Researchers at the University of Adelaide say they have proven the concept of super absorption, a breakthrough in creating quantum battery technology.
Super absorption is a complex scientific theory that applies to quantum technologies. It’s a bit hard to get your head around, so I asked Dr. James Q. Quach, one of the researchers behind this concept, to give me an explanation.
He told Gizmodo Australia that it’s a quantum collective effect where transitions between the states of the molecules interfere constructively, in that the more particles that are there, the more light (or sound or waves on water) they can absorb. When acting together, molecules are able to absorb more than when they’re on their own.
“Quantum batteries, which use quantum mechanical principles to enhance their capabilities, require less charging time the bigger they get,” says Quach.
“It is theoretically possible that the charging power of quantum batteries increases faster than the size of the battery which could allow new ways to speed charging.”
The findings have been published in the journal Science Advances and were proven through a complex experiment. The team built small wafer-like microcavities in different sizes, each containing different amounts of organic molecules. They then charged each wafer-like microcavity with a laser.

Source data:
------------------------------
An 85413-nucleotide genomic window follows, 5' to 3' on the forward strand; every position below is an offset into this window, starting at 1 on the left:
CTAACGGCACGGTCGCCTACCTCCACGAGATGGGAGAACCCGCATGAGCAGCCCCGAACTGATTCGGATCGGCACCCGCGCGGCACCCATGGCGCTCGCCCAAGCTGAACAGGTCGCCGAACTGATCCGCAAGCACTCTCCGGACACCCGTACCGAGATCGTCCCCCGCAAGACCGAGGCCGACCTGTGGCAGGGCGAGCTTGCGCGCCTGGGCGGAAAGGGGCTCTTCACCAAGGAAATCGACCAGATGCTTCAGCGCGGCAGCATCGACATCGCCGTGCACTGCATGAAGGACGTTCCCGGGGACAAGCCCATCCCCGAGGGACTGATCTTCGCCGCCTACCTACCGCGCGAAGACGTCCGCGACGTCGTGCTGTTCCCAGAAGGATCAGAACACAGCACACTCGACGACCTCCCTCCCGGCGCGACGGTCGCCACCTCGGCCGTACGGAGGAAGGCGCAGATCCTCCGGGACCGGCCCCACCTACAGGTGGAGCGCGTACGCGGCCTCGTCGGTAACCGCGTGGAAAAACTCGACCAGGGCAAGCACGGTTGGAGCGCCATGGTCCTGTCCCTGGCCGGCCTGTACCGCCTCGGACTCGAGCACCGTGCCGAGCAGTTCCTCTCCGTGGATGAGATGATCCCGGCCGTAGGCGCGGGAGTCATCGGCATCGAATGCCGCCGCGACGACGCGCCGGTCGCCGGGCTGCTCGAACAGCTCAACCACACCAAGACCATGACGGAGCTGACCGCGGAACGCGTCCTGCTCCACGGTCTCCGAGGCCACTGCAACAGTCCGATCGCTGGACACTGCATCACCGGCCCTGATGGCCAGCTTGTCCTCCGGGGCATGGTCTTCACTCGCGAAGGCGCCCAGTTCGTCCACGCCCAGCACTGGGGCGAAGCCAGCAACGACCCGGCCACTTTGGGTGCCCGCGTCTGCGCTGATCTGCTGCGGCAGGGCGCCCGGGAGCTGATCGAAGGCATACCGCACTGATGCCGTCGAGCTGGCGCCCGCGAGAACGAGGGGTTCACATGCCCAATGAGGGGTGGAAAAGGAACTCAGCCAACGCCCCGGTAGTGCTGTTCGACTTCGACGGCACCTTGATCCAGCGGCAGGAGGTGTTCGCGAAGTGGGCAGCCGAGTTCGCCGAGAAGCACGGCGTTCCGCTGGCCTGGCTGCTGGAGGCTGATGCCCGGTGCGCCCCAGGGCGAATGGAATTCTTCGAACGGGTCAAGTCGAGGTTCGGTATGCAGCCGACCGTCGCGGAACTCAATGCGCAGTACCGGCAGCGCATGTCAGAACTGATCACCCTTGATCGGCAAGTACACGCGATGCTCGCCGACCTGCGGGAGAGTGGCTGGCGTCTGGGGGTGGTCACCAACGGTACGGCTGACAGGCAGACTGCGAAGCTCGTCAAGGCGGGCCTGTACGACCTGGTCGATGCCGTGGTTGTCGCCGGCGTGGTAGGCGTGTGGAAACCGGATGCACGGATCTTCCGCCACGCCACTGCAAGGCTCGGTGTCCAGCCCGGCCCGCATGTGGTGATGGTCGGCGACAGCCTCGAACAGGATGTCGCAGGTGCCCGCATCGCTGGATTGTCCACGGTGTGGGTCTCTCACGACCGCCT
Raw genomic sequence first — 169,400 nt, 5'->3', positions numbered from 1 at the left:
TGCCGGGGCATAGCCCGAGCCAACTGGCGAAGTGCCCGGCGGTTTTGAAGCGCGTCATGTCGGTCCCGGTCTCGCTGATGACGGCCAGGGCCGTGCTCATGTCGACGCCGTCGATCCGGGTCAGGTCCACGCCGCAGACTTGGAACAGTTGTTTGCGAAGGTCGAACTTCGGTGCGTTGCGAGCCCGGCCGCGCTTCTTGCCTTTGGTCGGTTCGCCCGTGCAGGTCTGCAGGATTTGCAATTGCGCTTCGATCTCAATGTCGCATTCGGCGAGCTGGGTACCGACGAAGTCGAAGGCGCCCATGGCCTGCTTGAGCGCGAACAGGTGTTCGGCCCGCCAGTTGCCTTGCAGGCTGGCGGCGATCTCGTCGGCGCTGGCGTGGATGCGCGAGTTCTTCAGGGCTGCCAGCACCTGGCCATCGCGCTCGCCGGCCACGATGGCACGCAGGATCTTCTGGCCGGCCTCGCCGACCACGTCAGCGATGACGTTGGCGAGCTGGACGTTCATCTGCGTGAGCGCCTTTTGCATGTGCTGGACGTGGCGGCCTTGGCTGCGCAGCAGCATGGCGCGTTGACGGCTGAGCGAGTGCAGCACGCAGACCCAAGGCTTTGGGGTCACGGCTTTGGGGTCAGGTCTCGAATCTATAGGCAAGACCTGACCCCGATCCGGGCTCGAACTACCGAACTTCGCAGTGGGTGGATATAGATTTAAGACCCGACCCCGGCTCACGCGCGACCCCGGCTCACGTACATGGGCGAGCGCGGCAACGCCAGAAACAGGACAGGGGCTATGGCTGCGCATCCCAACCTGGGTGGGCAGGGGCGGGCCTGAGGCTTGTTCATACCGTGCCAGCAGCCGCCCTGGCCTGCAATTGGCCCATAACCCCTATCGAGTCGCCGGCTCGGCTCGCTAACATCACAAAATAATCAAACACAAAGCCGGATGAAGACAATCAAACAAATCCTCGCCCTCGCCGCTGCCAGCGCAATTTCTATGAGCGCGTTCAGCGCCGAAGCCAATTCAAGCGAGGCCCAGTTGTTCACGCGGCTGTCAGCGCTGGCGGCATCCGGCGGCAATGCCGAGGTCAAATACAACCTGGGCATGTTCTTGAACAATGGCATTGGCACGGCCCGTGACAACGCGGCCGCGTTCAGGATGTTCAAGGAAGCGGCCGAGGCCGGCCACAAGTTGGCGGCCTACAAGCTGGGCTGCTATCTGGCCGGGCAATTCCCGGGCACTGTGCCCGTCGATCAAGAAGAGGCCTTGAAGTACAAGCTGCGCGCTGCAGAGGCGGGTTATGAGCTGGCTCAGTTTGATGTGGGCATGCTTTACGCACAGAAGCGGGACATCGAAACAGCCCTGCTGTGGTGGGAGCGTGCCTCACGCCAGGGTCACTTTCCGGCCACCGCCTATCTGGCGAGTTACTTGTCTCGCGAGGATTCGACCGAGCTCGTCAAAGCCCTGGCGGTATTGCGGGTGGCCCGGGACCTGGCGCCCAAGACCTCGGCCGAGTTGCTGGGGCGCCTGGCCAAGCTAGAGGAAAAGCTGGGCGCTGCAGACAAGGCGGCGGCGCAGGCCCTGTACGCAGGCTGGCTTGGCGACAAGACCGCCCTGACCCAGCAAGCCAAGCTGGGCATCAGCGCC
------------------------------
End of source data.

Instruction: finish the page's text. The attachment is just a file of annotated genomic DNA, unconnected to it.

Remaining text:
“The active layer of the microcavity contains organic semiconductor materials that store energy. Underlying the super absorbing effect of the quantum batteries is the idea that all the molecules act collectively through a property known as quantum superposition,” added Quach.
“As the microcavity size increased and the number of molecules increased, the charging time decreased.”
Quach has labelled the finding a breakthrough. The concept could allow for significant steps forward in energy capture and storage, specifically in small electronic devices and renewable energy.
In short, this concept signifies a way batteries could absorb energy faster in the future. The university says the next step is a fully functioning quantum battery technology prototype.